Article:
Ftse soars after loans boost


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The Independent Online

Investors dived into the markets today after six central banks including the Bank of England announced a coordinated bid to boost lending to households and businesses.

The FTSE 100 Index was nearly 3% higher after the banks, including the European Central Bank (ECB) and US Federal Reserve, agreed to lower interest rates on US dollar loans, which should encourage lending between banks and help stave off economic stagnation.

The move comes amid fears of a looming second credit crunch as the unresolved eurozone debt crisis continues to pile pressure on the banking sector.

Shares in Britain's biggest banks were boosted by the announcement, with Lloyds Banking Group up 8%, Barclays ahead 7% and Royal Bank of Scotland rising 5%.

Richard Hunter, head of equities at Hargreaves Lansdown Stockbrokers, said: "The world's central banks have shown the European area the meaning of decisive and coordinated action."

The announcement, which will make it easier for banks and financial institutions to access dollars, primary currency for funding, came as an additional boost to the London market.

The FTSE 100 was already ahead amid reports that financial leaders had agreed to increase the eurozone bailout fund and would use it to underwrite 20% to 30% of Government bond purchases made by private investors.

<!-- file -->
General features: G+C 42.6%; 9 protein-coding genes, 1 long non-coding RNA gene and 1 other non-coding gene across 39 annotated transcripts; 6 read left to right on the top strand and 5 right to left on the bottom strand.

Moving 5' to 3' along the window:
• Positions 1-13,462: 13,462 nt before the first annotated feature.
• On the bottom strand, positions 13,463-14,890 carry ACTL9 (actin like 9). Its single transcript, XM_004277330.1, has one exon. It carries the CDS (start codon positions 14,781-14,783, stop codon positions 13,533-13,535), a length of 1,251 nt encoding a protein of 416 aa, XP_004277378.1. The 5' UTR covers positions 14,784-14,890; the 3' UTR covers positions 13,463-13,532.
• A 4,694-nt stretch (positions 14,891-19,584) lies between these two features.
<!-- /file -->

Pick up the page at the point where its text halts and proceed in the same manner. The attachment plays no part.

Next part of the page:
The deal should drive down borrowing costs for countries such as Italy that have recently been forced to pay nearly 8% on bond markets, and help reduce fears of a eurozone collapse.

But markets leapt ahead after the central banks made their announcement, with Germany's Dax and the CAC-40 in France both up more than 4%.

In a statement, the Bank of England said: "The purpose of these actions is to ease strains in financial markets and thereby mitigate the effects of such strains on the supply of credit to households and businesses and so help foster economic activity."

Tom Levinson, analyst at ING Bank, said the move was encouraging as it targets a "key area of concern", the inability of banks to access funds in the stressed marketplace.

But Mr Levinson warned sceptics would be concerned such measures were being taken in the absence of a concrete resolution to the eurozone debt crisis.

He said: "Unless the eurozone comes up with a convincing answer soon we would expect downward euro pressure to resume, with central banks forced to get ever more creative as their toolboxes are emptied."